Last Updated: June 28, 2019
Nestled in a corner of City Square Mall, Old School Delights is the brainchild of a couple who wanted to relive Singapore’s nostalgic past through food.
From classroom-style decor to its authentic home-cooked dishes, every single element of the restaurant has been thought out carefully. The effect? To bring you down memory lane, right back to the ’80s.
Sparking the entire culinary journey was the wife’s grand aunt, who would serve up her special bowl of mee siam every Chinese New Year from as far back as 1988.
Fuelled by a love for authentic, home-cooked food that’s prepared traditionally, the couple started Old School Delights at Upper Thomson in 2010. They wanted to share that little tinge of nostalgia with the public.
Though the Upper Thomson outlet has since closed, two more outlets have opened — one at Esplanade, and another at City Square Mall.
Stepping into Old School Delights felt like I was transported right into a classroom.
I really loved how welcoming the entire space was. Large wooden tables and benches lined the area, and one of its walls was an actual chalkboard, complete with scribbles and drawings of a playground and wooden stilt houses.
Just like any other restaurant, every table was given a table number, but how Old School Delights did it differently was to label it as class names instead. So you’ll get table numbers such as “Class 6A” or “Class 7A”.
Opening the little wooden boxes revealed an assortment of old-school games, such as Happy Family, Snap and Old Maid, and even other childhood games like five stones.
Feel free to play these games with your friends!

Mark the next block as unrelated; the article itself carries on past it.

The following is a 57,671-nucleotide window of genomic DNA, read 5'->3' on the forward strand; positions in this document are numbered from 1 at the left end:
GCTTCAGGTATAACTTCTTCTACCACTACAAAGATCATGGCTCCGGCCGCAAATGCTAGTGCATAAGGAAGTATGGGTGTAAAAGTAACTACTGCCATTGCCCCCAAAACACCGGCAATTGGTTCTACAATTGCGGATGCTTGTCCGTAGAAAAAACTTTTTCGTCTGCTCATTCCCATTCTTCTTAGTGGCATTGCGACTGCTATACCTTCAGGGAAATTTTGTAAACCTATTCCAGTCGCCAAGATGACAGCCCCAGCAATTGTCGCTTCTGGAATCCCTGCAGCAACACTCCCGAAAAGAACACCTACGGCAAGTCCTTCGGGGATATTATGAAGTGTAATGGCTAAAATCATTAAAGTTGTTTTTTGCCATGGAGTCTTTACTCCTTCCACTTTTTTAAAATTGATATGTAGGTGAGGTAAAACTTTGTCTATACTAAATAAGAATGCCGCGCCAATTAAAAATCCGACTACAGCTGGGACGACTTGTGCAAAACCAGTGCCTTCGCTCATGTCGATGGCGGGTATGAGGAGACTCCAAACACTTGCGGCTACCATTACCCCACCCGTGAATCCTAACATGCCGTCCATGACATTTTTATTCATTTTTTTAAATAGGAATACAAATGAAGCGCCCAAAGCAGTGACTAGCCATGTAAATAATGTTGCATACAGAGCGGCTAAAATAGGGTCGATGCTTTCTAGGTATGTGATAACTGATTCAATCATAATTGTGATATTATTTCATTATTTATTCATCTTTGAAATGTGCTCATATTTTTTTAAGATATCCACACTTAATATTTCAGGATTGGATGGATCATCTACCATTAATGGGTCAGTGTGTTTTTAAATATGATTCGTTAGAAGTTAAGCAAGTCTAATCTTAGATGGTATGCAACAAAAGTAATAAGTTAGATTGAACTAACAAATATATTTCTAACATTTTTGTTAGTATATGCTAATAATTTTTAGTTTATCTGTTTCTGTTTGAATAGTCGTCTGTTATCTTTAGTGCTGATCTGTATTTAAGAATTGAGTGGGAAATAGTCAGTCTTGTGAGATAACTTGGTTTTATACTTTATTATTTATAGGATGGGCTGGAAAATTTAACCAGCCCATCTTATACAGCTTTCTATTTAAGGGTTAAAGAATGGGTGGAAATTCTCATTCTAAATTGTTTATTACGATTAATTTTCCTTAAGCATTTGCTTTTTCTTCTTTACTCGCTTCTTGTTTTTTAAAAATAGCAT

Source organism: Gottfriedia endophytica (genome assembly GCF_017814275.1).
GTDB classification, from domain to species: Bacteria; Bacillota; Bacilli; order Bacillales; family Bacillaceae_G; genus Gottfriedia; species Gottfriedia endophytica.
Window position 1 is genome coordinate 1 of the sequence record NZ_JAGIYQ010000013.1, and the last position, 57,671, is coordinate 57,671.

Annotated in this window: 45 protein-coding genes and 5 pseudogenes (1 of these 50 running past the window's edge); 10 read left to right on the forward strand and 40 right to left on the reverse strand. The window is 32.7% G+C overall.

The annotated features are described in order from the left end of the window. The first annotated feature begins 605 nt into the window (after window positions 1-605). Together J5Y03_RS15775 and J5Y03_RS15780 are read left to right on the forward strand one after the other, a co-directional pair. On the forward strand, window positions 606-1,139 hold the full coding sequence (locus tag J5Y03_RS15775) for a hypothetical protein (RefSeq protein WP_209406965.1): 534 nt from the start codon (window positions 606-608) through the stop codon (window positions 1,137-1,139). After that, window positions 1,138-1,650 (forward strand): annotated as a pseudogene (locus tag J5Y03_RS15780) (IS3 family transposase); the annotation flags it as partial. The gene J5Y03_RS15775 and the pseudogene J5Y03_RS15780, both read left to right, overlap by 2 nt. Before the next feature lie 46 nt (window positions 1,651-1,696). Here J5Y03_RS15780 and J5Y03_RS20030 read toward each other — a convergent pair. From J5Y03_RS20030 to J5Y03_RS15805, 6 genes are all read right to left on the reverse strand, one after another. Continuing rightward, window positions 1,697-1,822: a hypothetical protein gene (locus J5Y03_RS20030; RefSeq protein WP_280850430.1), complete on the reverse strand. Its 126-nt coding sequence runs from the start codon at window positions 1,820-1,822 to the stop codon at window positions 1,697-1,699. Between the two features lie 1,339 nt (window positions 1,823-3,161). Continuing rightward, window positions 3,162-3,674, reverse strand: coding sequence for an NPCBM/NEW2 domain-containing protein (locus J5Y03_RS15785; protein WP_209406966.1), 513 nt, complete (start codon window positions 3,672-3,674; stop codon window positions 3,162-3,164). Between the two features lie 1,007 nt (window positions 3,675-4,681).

In line with the classroom theme, Old School Delight’s menus are designed like A5 exercise books, complete with fake names, subjects and classes. How adorable!
To top off the entire experience, you place your orders by writing them on a large whiteboard.
I was already bowled over by the entire concept, which is pretty unique by itself, and couldn’t wait to try the food.
Starting off my meal was the Old School Grilled Chicken Chop (S$12.90), which was served with baked beans, french fries, coleslaw, and black pepper and mayo sauce.
Marinated with crushed black pepper and herbs overnight, the deboned chicken thigh was completely saturated with all that savoury and flavourful spices. It’s also grilled with olive oil just before serving.
The skin was delightfully crisp and salty, while the meat on the inside was still fork-tender and soft. As a result, the chicken chop was super juicy and I bit through each piece with ease.
I fell in love with the black pepper and mayo sauce, which was served in a ramekin.
Though it might sound simple to you, the sauce was addictively delicious and I couldn’t stop dipping my chicken chop and fries into it. Thick in texture but silky smooth, it was creamy, tangy and piquant, as if a tinge of paprika or cayenne pepper had been added.
The Nasi Lemak Besar (S$8.80) is one of Old School Delight’s best sellers, and it’s easy to see why.
The fluffy white rice had been infused with fresh coconut milk and pandan leaves, and it was served alongside a chicken wing, otak, bergedil, peanuts and ikan bilis, and a dollop of its house-made sambal.
My favourite element of the dish was the house-made sambal. It had been cooked lovingly and diligently over a fire by hand, and this secret recipe had been passed down for generations in the owners’ families.